Tori is a fellow in the 2018 Leaders in Environment and Finance (LEAF) program. As part of this fellowship, Tori spent summer 2018 at Triangle J Council of Governments, where she helped investigate the administrative and financial aspects of alternative nutrient pollution management models and the legal barriers to implementation faced.
Despite disagreement over how nutrient pollution should be managed in the Jordan Lake watershed, stakeholders tend to agree on one thing: the Jordan Lake Nutrient Management Strategy, commonly known as the Jordan Lake Rules, have room for improvement. Many institutions in the public, private, and nonprofit sectors are working to figure out how to mitigate further degradation of water quality in Jordan Lake, in part by looking into alternative financial and governance options for a better regulatory framework. One of these institutions, Triangle J Council of Governments, has examined the framework of a regional watershed authority.
Across the United States, various jurisdictions are establishing regional watershed authorities that have the ability to address nutrient pollution. Two such models are found in Minnesota and Iowa. Each allows local political jurisdictions to come together and work with the state to run a regional watershed authority, and each provides some guidance that could be applicable for the current movement among local governments in the Jordan Lake watershed to establish a more collaborative nutrient management framework.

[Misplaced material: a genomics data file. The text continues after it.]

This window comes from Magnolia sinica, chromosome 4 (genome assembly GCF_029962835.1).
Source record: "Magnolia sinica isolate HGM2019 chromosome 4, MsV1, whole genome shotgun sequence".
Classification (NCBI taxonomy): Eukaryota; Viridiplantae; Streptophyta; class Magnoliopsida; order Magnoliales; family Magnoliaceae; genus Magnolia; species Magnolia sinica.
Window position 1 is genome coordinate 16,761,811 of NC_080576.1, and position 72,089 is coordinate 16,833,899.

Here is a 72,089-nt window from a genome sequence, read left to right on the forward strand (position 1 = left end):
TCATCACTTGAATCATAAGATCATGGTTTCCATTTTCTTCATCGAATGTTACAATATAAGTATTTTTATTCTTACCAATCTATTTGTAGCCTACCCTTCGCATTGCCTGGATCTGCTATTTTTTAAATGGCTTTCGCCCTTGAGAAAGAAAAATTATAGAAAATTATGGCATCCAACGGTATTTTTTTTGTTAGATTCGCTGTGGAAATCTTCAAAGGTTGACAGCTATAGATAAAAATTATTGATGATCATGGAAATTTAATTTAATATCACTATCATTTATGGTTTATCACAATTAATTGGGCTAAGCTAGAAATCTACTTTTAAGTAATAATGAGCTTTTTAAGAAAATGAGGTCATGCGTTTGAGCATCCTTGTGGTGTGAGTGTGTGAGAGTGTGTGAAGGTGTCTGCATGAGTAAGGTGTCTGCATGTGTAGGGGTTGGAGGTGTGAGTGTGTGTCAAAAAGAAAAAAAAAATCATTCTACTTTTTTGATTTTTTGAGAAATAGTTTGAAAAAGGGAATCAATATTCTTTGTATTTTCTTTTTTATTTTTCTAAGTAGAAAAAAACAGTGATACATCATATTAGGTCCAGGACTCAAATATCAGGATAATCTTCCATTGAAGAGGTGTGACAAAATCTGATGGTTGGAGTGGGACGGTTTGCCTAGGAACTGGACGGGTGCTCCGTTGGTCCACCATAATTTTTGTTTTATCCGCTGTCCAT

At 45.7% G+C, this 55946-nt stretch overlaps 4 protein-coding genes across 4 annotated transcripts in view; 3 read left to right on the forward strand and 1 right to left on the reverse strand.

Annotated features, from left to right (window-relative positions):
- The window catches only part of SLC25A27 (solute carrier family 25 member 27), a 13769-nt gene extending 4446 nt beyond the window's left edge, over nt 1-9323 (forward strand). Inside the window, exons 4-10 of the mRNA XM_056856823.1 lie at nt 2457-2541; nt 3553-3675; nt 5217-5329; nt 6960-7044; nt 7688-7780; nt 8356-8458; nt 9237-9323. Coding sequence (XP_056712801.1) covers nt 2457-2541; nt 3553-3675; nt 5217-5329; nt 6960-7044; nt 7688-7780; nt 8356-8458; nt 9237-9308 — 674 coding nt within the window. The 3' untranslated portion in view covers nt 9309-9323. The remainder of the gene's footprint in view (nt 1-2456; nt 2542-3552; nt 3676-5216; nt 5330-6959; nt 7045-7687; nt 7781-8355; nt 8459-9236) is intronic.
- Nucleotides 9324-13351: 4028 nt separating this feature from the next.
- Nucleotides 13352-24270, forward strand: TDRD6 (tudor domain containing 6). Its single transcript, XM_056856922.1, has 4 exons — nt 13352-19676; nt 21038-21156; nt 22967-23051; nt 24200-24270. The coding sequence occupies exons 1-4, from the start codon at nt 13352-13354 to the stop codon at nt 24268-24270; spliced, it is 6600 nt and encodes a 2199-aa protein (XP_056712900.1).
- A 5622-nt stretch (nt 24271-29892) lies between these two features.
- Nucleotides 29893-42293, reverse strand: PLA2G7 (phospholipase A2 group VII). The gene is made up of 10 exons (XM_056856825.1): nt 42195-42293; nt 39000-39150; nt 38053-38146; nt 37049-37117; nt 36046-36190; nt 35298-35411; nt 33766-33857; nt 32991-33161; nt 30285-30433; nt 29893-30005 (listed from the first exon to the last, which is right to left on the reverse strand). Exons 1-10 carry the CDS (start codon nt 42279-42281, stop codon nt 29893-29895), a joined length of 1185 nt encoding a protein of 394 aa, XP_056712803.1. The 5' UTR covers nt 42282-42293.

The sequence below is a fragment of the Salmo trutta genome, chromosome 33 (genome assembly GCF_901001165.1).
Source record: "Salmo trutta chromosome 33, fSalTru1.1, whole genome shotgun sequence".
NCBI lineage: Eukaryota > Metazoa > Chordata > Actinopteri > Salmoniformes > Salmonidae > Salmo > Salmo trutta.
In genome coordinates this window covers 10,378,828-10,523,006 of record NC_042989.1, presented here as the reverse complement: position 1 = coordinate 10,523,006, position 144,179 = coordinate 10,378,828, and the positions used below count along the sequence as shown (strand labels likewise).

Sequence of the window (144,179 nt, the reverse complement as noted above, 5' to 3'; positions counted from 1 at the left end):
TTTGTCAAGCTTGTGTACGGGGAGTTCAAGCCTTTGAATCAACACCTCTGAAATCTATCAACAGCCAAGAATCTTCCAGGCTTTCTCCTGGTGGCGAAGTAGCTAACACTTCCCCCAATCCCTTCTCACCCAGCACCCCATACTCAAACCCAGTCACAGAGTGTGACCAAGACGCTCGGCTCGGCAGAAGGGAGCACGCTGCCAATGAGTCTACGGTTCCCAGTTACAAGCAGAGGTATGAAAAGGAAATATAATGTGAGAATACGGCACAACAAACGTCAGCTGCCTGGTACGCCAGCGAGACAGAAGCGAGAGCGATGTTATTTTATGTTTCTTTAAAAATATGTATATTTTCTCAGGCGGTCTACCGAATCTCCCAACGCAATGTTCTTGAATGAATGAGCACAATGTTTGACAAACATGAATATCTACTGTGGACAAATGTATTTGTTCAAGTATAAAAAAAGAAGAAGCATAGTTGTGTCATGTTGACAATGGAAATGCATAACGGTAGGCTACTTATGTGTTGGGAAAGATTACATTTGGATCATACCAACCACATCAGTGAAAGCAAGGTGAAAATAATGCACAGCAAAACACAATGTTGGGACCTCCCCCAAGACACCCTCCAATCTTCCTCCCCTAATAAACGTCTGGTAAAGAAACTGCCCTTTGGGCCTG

In 1990, Minnesota created state legislation allowing the establishment of regional watershed districts, the state’s term for regional watershed authorities. Under this legislation, a majority of political jurisdictions—either by population or number of political subdivisions—or a minimum number of citizens within the potential watershed district’s jurisdiction, must petition the state to form a watershed district. Once accepted by the state Board of Water and Soil Resources, the watershed district encompasses all jurisdictions within the geographic boundaries. Local governments within the district’s boundaries that did not originally wish to join are mandated to comply with its regulations.
Funding for the watershed district’s nutrient management projects is provided through assessments against abutting properties and taxes levied by the counties encompassed in the district. Tax burden per county is limited to the respective county’s net tax capacity relative to the net tax capacity of the watershed district. This revenue is generated in the form of ad valorem taxes with limitations on percentage of value and designated purposes, including organizational expenses, bond payoff, construction and implementation of water quality projects, repair and maintenance of aforementioned projects, and surveys and data acquisition.
Iowa created legislation allowing for the formation and appropriation of funds to regional watershed authorities, called water management authorities (WMAs), in 2010. Iowan water management authorities are formed when two or more political subdivisions within the same watershed enter into an agreement with a basic administrative framework that has been standardized by the state. Contrary to the Minnesotan model, membership in the water management authority is voluntary, but all political subdivisions within the watershed must be notified of its formation and invited to join within thirty days of establishment.